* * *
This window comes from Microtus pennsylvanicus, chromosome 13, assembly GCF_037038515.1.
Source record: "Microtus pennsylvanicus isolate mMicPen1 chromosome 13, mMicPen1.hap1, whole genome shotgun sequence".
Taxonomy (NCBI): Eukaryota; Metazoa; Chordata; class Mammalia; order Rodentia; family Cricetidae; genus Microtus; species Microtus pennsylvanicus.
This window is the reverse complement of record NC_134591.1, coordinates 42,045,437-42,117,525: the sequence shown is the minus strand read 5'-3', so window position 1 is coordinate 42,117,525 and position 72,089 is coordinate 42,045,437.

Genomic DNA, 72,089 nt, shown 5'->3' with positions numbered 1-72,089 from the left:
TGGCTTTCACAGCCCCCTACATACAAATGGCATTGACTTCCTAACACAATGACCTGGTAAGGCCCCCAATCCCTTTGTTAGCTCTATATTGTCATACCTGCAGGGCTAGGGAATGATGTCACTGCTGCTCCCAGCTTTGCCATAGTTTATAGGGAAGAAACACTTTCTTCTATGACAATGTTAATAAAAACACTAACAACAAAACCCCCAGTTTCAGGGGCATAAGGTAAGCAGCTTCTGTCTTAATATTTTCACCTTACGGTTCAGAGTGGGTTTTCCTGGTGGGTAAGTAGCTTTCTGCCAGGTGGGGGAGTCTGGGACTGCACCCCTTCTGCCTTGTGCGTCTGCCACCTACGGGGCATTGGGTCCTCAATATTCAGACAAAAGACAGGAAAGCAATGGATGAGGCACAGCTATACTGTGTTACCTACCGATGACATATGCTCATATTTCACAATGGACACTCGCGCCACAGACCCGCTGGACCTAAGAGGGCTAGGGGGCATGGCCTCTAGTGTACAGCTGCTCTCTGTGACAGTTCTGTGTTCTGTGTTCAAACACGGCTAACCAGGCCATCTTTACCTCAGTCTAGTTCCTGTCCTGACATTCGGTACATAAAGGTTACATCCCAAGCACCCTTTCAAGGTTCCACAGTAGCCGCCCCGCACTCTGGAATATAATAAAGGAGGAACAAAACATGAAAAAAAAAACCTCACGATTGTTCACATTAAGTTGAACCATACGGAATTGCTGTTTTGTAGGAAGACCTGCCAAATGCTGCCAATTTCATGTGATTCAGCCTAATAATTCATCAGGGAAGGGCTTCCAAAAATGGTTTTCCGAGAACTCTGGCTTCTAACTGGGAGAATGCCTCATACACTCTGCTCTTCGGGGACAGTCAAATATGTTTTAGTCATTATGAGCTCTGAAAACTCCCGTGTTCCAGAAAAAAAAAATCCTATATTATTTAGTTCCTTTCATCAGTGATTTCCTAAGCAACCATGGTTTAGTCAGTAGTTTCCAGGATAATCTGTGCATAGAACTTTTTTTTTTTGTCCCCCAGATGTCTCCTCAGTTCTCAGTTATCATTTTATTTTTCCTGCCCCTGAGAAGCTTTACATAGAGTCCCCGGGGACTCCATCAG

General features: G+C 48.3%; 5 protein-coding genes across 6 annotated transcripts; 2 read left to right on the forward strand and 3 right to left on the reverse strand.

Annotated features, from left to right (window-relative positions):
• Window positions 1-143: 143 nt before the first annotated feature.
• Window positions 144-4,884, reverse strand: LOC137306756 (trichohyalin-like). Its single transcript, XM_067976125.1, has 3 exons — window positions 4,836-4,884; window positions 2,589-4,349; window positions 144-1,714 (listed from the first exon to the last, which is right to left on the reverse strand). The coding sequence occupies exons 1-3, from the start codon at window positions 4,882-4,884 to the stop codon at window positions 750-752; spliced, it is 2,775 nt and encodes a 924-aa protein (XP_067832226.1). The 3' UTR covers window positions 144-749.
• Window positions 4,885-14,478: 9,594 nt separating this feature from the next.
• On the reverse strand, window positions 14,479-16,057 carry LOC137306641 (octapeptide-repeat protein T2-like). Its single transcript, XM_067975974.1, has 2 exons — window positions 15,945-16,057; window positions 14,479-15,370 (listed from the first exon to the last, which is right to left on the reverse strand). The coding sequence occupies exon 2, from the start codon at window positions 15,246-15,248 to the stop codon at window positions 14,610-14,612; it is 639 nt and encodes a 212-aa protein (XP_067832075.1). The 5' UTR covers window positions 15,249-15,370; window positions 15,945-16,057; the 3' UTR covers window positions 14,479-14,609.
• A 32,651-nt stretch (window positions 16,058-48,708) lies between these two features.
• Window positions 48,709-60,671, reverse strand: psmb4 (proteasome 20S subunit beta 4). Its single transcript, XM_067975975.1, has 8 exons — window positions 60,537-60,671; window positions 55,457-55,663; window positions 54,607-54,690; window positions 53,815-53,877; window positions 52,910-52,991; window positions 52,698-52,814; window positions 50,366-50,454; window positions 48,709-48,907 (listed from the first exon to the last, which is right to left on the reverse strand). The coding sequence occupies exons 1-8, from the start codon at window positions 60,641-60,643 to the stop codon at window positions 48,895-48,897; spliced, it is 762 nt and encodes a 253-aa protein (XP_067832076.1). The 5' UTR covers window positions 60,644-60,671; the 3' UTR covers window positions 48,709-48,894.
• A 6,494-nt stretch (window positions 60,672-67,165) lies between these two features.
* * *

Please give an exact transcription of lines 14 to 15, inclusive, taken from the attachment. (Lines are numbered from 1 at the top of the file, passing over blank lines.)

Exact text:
• Window positions 48,709-60,671, reverse strand: psmb4 (proteasome 20S subunit beta 4). Its single transcript, XM_067975975.1, has 8 exons — window positions 60,537-60,671; window positions 55,457-55,663; window positions 54,607-54,690; window positions 53,815-53,877; window positions 52,910-52,991; window positions 52,698-52,814; window positions 50,366-50,454; window positions 48,709-48,907 (listed from the first exon to the last, which is right to left on the reverse strand). The coding sequence occupies exons 1-8, from the start codon at window positions 60,641-60,643 to the stop codon at window positions 48,895-48,897; spliced, it is 762 nt and encodes a 253-aa protein (XP_067832076.1). The 5' UTR covers window positions 60,644-60,671; the 3' UTR covers window positions 48,709-48,894.
• A 6,494-nt stretch (window positions 60,672-67,165) lies between these two features.